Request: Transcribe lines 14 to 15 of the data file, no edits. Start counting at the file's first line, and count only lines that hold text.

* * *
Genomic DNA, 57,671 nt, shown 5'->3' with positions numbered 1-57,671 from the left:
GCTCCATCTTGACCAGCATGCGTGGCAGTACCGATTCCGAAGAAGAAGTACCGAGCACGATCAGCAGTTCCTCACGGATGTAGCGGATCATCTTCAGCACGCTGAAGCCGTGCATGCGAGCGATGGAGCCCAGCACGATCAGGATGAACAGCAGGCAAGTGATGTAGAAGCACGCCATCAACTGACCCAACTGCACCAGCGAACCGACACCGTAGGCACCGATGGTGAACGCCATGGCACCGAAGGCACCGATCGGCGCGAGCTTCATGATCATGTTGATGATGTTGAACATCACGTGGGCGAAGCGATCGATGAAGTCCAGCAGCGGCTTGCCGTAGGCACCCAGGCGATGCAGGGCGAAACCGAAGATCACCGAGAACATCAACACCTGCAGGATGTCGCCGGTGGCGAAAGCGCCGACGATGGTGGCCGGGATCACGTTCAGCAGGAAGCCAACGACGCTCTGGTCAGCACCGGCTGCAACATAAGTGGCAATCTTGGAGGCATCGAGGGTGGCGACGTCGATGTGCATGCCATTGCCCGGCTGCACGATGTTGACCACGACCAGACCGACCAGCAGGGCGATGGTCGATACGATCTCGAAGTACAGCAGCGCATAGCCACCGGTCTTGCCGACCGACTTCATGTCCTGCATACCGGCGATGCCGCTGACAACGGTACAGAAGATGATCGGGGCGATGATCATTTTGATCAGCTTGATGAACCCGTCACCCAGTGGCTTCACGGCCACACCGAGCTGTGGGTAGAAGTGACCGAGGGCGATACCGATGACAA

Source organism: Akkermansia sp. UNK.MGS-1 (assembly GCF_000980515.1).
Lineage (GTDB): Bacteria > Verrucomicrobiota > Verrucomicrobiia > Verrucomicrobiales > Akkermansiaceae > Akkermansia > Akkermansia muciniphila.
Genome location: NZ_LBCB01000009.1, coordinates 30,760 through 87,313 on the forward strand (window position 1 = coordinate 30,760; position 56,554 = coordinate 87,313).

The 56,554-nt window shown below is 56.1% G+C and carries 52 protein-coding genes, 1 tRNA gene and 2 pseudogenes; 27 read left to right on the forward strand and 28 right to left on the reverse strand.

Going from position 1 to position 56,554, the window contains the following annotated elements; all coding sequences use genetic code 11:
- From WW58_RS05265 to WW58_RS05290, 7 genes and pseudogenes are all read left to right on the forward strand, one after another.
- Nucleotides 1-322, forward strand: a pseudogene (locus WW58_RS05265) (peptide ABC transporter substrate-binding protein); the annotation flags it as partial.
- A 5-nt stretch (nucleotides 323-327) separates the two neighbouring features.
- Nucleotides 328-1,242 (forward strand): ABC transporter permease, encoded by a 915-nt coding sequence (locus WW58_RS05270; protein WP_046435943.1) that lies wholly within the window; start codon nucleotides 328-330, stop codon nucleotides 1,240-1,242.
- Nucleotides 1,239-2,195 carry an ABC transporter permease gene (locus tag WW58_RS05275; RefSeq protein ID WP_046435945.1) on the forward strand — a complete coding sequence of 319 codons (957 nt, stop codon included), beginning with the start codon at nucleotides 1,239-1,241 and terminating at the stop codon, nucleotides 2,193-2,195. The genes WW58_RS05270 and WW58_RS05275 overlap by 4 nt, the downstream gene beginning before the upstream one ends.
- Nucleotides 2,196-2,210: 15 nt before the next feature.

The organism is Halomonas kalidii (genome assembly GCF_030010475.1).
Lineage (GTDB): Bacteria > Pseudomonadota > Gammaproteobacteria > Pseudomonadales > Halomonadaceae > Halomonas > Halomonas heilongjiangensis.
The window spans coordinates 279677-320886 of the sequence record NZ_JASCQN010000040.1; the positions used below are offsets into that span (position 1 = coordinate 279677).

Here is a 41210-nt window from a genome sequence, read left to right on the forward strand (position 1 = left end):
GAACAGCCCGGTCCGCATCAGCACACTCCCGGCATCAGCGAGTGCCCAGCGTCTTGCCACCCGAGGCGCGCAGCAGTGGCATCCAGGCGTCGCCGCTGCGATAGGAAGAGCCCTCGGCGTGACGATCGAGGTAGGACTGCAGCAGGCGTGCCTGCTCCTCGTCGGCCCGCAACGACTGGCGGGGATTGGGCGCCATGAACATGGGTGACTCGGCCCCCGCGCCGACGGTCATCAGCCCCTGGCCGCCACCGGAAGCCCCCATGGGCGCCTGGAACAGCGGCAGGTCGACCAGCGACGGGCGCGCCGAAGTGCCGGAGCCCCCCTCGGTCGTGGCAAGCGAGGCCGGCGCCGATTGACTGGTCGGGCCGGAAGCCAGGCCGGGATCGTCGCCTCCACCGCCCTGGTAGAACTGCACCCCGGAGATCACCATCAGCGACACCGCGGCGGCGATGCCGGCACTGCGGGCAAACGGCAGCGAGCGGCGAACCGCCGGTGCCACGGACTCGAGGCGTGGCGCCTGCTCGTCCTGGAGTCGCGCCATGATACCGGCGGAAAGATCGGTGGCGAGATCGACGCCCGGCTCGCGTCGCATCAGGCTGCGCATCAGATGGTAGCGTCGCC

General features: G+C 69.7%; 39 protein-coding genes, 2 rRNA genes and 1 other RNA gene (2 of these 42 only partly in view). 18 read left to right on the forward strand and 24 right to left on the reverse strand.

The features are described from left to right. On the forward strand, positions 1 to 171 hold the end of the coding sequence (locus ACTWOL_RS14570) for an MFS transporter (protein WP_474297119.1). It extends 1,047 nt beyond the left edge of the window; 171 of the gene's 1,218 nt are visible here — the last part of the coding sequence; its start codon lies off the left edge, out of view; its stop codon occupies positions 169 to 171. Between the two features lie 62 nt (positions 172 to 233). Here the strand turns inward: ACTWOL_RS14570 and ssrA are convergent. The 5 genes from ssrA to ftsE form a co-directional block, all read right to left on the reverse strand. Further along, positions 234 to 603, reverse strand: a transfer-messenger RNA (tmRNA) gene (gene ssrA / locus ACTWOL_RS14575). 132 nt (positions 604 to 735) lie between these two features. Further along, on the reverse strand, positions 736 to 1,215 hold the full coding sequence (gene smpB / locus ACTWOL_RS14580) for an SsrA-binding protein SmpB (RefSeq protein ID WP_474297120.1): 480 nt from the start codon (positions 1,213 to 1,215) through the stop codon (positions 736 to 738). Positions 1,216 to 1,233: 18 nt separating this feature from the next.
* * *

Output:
The organism is Halomonas kalidii (genome assembly GCF_030010475.1).
Lineage (GTDB): Bacteria > Pseudomonadota > Gammaproteobacteria > Pseudomonadales > Halomonadaceae > Halomonas > Halomonas heilongjiangensis.